The growth of supermassive black holes and the relationship of that growth to the black hole’s surroundings is a key ingredient in understanding galaxy evolution. In “BASS XXXVII: The role of radiative feedback in the growth and obscuration properties of nearby supermassive black holes” (Ricci+) we use measurements of (normalized) black hole luminosity and the amount of material obscuring our view to the black hole to identify a relationship between the two. The observed correspondence suggests and supports a model of black hole growth where gas builds up early in a black hole’s active phase, both increasing the luminosity of the black hole and obscuring this activity. If the luminosity reaches the point where it exceeds the gravitational binding energy (i.e., the Eddington luminosity for dusty gas), the gas is rapidly expelled, revealing the AGN and potentially leading to the eventual cessation of fueling.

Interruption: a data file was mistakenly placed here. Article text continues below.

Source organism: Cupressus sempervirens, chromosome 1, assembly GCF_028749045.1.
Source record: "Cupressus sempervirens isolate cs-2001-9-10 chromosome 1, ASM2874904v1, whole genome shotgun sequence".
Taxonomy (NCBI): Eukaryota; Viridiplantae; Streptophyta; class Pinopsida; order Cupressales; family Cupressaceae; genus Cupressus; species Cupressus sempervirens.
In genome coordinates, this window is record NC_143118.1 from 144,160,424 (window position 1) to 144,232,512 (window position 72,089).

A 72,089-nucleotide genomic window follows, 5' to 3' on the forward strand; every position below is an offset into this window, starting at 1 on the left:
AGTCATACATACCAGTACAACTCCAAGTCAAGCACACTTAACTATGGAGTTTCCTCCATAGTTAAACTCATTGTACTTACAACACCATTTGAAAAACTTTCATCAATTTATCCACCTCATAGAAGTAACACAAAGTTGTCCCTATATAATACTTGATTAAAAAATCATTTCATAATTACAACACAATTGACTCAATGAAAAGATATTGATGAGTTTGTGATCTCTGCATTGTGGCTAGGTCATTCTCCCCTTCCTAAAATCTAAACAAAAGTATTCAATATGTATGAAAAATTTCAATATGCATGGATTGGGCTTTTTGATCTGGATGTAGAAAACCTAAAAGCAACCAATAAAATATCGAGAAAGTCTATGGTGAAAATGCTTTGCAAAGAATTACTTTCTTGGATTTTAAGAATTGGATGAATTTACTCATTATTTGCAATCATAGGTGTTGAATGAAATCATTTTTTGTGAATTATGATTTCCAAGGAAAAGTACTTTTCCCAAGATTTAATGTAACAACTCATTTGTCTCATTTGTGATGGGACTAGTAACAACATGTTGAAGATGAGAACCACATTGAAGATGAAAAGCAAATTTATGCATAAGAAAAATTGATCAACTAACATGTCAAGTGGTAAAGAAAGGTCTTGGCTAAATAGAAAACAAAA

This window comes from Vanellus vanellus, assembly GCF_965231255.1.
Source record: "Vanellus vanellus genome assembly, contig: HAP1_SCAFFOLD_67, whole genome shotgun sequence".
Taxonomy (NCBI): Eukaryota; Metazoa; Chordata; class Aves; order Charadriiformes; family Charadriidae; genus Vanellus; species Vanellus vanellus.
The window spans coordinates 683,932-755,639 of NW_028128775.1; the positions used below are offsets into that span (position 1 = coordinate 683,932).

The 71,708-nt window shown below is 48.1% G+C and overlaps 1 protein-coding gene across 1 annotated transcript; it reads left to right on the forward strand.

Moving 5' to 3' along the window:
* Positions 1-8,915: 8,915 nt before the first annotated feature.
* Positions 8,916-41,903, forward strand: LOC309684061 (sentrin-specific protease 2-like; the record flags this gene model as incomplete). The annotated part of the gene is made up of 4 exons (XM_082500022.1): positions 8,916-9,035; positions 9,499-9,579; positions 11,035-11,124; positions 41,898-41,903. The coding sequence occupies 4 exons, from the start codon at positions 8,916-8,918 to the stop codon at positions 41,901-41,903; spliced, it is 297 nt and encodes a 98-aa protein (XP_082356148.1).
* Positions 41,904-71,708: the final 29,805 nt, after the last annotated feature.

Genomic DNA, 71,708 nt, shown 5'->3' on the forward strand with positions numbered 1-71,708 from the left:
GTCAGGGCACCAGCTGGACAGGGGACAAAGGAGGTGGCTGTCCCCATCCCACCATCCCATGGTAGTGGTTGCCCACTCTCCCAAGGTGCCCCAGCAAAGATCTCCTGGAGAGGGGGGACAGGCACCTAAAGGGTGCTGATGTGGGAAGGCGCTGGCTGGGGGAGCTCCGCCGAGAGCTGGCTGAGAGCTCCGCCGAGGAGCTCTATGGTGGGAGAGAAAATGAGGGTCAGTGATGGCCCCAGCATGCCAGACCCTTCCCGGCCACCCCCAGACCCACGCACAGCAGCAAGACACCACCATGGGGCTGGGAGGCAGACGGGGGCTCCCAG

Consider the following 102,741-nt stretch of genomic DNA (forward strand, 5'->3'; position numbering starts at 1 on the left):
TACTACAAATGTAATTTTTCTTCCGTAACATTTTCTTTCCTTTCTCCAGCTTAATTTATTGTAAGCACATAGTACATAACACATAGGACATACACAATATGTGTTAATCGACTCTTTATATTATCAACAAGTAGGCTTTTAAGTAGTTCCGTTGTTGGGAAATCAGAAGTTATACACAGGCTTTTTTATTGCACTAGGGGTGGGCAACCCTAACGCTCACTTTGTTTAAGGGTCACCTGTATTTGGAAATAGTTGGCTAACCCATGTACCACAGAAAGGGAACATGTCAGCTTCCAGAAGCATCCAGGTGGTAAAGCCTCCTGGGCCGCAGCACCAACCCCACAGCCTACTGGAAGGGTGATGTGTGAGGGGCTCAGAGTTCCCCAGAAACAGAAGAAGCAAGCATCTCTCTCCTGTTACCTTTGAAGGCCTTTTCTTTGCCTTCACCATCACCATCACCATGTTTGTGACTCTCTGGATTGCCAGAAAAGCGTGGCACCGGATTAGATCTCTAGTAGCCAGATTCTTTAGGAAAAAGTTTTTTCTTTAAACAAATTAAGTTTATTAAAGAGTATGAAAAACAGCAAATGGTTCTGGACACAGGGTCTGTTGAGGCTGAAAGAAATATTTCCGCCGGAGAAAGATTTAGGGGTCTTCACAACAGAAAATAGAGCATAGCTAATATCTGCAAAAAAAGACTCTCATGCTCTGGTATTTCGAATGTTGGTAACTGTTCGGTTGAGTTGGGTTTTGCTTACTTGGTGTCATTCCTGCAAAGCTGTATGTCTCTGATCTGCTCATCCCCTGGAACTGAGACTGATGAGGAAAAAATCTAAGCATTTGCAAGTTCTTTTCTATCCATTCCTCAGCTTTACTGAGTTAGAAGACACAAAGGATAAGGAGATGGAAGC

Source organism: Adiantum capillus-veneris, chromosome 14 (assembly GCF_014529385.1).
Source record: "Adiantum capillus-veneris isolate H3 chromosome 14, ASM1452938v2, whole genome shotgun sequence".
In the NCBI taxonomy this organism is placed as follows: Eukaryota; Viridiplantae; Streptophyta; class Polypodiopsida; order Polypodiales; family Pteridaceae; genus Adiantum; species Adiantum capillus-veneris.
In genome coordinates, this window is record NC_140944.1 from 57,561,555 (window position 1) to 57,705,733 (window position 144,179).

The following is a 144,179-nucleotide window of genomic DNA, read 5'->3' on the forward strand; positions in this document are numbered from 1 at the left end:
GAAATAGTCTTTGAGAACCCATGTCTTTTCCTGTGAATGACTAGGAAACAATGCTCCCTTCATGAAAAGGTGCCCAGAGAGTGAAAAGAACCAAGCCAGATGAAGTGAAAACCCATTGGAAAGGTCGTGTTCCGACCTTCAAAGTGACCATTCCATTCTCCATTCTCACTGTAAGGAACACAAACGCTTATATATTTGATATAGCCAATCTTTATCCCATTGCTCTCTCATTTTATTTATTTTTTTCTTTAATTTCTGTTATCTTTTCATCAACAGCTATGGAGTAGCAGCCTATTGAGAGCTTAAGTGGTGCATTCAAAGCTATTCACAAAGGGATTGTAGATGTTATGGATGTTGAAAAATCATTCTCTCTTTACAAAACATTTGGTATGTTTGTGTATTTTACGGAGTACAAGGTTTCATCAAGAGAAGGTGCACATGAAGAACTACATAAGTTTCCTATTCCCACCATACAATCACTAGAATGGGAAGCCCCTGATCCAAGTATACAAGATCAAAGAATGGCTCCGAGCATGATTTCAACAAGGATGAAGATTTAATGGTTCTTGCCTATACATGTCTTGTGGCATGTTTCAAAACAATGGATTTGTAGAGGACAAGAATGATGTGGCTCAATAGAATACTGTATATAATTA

The paper has been accepted for publication in The Astrophysical Journal and a preprint is available at the link above.